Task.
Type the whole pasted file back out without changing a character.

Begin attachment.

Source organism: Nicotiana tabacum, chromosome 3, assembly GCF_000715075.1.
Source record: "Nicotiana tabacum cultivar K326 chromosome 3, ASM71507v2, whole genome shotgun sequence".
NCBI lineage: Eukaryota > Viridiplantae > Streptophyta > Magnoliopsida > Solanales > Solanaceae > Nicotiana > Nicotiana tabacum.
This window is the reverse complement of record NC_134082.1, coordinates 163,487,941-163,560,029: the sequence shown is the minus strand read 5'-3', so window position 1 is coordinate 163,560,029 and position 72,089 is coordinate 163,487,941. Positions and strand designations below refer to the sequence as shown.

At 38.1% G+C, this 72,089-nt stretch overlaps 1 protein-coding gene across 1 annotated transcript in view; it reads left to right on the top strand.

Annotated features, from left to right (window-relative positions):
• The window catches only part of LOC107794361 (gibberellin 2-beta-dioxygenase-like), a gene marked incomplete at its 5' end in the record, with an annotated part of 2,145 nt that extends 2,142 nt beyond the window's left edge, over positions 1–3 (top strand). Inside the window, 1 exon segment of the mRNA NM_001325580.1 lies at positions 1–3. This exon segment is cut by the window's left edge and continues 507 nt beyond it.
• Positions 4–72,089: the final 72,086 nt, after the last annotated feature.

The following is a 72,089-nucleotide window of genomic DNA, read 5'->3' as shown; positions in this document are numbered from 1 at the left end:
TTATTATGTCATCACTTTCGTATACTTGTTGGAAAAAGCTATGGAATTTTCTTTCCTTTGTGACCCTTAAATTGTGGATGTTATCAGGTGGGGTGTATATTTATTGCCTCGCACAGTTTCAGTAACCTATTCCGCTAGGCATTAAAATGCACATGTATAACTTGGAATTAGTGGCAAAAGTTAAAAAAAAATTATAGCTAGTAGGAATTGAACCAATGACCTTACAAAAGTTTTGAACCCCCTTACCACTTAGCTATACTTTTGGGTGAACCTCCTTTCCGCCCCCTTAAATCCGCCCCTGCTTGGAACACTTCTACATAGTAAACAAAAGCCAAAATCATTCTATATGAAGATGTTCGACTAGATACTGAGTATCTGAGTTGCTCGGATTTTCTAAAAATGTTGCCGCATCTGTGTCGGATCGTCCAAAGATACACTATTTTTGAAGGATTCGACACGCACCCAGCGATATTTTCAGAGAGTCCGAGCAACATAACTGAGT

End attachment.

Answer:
Source organism: Nicotiana tabacum, chromosome 3, assembly GCF_000715075.1.
Source record: "Nicotiana tabacum cultivar K326 chromosome 3, ASM71507v2, whole genome shotgun sequence".
NCBI lineage: Eukaryota > Viridiplantae > Streptophyta > Magnoliopsida > Solanales > Solanaceae > Nicotiana > Nicotiana tabacum.
This window is the reverse complement of record NC_134082.1, coordinates 163,487,941-163,560,029: the sequence shown is the minus strand read 5'-3', so window position 1 is coordinate 163,560,029 and position 72,089 is coordinate 163,487,941. Positions and strand designations below refer to the sequence as shown.

At 38.1% G+C, this 72,089-nt stretch overlaps 1 protein-coding gene across 1 annotated transcript in view; it reads left to right on the top strand.

Annotated features, from left to right (window-relative positions):
• The window catches only part of LOC107794361 (gibberellin 2-beta-dioxygenase-like), a gene marked incomplete at its 5' end in the record, with an annotated part of 2,145 nt that extends 2,142 nt beyond the window's left edge, over positions 1–3 (top strand). Inside the window, 1 exon segment of the mRNA NM_001325580.1 lies at positions 1–3. This exon segment is cut by the window's left edge and continues 507 nt beyond it.
• Positions 4–72,089: the final 72,086 nt, after the last annotated feature.

The following is a 72,089-nucleotide window of genomic DNA, read 5'->3' as shown; positions in this document are numbered from 1 at the left end:
TTATTATGTCATCACTTTCGTATACTTGTTGGAAAAAGCTATGGAATTTTCTTTCCTTTGTGACCCTTAAATTGTGGATGTTATCAGGTGGGGTGTATATTTATTGCCTCGCACAGTTTCAGTAACCTATTCCGCTAGGCATTAAAATGCACATGTATAACTTGGAATTAGTGGCAAAAGTTAAAAAAAAATTATAGCTAGTAGGAATTGAACCAATGACCTTACAAAAGTTTTGAACCCCCTTACCACTTAGCTATACTTTTGGGTGAACCTCCTTTCCGCCCCCTTAAATCCGCCCCTGCTTGGAACACTTCTACATAGTAAACAAAAGCCAAAATCATTCTATATGAAGATGTTCGACTAGATACTGAGTATCTGAGTTGCTCGGATTTTCTAAAAATGTTGCCGCATCTGTGTCGGATCGTCCAAAGATACACTATTTTTGAAGGATTCGACACGCACCCAGCGATATTTTCAGAGAGTCCGAGCAACATAACTGAGT